"No, but it's good."

To me, the crust was crying for the forgotten salt. Also, if I'd used tarter apples the tourte might have been a bit more balanced. There's a lot of buttery crust, and a more assertive apple filling would have been better.

The two crust tourte was an interesting approach and I'd love to try it with a berry filling. Which, come to think of it, would resemble the recipe that Jessica chose when it was her turn (two layers of shortbread with a cooked cranberry filling.)

[edited April 24, 2011 to add: click here to read what Dorie Greenspan posted about the article and the online communities on her blog. And thank you, Dorie, for linking to our blogs!!]

Sunday, April 17, 2011

Asparagus with Tomato Bacon Stew

When I first had children, I heard someone joke, "I used to cook but now I just fix dinner!" In my case, the two have always been interchangeable - from the beginning my cooking was always designed to get dinner on the table, usually in a quick-and-easy-but-still-tasty-as-possible way. I didn't cook until I stayed home with our babies, and I was so pressed for time that a certain simplicity was a necessity. In those busy years, my method was to make no more than one actual recipe for any given dinner. If the main course was from a recipe, the veggies would be simply steamed, but if we had leftover main dish I might branch out to a side dish recipe.

In recent years, I've had a bit more time to cook, but I still feel virtuously organized if I use a recipe to make a vegetable side dish. Some of my favorite vegetable recipes are from Thomas Keller's book, Ad Hoc at Home, which he describes a book of home cooking. While the recipes are often a bit more complicated (with sub-parts that require a different recipe elsewhere in the book) than most cooking that goes on in my home, I have loved trying the recipes, especially the vegetables. Keller has several asparagus preparations, and I began with his Asparagus with Tomato Bacon Stew.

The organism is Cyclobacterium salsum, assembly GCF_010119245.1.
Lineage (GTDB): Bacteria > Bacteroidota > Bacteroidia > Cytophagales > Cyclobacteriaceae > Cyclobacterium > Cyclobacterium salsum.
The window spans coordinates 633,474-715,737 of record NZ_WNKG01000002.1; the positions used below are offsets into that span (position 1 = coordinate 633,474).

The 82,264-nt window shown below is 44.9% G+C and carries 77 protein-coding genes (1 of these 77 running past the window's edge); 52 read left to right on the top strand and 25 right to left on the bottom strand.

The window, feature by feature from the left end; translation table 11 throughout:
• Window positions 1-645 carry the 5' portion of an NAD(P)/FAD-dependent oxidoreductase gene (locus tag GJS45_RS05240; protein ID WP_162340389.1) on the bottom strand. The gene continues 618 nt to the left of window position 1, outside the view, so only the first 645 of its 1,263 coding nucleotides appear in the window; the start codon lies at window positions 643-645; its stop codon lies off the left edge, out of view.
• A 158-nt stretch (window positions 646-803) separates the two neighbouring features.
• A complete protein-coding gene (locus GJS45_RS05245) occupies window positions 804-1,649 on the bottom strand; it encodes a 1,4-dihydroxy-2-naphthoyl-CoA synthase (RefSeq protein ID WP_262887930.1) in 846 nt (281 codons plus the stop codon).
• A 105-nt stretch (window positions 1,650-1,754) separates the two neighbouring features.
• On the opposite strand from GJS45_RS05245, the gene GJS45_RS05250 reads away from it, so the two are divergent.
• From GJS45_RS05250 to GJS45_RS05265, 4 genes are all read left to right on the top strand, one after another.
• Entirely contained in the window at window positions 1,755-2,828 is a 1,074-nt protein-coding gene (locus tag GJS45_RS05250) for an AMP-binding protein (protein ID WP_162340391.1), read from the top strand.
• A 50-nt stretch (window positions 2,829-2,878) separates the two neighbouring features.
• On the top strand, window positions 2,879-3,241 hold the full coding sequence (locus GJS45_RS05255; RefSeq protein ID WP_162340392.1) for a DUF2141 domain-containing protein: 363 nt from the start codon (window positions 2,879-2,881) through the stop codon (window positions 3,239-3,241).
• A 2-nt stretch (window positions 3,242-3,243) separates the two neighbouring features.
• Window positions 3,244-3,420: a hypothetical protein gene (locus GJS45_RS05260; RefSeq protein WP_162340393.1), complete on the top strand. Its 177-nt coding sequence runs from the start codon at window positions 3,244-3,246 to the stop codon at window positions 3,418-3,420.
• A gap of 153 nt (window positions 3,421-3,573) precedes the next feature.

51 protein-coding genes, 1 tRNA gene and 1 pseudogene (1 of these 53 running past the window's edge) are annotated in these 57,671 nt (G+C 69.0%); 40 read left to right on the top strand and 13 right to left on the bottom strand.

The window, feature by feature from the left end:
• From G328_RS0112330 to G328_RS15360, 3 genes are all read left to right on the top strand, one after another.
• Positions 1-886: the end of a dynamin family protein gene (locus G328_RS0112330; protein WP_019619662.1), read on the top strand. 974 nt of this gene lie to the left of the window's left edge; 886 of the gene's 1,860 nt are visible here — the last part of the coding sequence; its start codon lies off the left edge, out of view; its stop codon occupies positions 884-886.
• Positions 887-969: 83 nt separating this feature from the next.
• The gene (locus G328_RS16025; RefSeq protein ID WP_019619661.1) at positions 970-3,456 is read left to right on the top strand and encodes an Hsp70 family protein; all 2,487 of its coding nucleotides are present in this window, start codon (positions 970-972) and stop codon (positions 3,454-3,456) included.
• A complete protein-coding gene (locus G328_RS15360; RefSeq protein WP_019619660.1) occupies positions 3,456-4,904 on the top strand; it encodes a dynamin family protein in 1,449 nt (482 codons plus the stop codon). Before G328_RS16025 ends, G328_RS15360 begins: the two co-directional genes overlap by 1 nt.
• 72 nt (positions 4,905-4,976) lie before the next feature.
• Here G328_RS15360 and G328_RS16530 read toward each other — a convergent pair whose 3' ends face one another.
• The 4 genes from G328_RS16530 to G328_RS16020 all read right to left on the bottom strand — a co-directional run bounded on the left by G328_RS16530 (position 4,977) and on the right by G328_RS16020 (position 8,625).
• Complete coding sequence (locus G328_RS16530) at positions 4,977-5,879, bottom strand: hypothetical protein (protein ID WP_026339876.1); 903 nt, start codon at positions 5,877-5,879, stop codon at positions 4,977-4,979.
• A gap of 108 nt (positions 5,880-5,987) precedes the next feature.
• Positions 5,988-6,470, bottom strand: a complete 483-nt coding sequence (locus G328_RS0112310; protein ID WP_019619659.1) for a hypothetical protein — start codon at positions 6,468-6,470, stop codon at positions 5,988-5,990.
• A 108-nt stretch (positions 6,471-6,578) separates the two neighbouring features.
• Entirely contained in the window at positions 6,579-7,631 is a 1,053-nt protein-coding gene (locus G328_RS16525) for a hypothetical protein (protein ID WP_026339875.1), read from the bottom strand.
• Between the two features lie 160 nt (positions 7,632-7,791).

n.o.e.'s notes:

- You can find the recipe here.

- For this recipe I went with the maximum smokiness of Benton bacon, which I nearly always use when bacon is the accent in a dish. I can buy the bacon locally, but I have also ordered it online.

- If you keep pre-cooked bacon lardons in your freezer, and also retain your bacon fat, this recipe goes fairly quickly.

the verdict:

I loved this way of cooking asparagus. The smoky, complex tomato sauce contrasted with the freshness of the asparagus.

Tuesday, April 12, 2011

{TWD} Strawberry Rhubarb Double Crisp

IMG_2290 - Version 2

There was a bank of rhubarb growing along the driveway of my childhood home, and my mother baked it into pies, combined with apples. I didn't learn until years and years later that the more common combination is rhubarb with strawberries.

Although I enjoyed rhubarb when it came my way, it's been a long time since I've eaten rhubarb, and I've never baked with it myself. So this week's recipe for the Tuesdays With Dorie baking group was an exciting first for me. Luckily our local grocery store had some fresh rhubarb in stock (thank goodness I asked the produce manager; the rhubarb was in the back) and some decent strawberries, so I was all set to bake this dessert.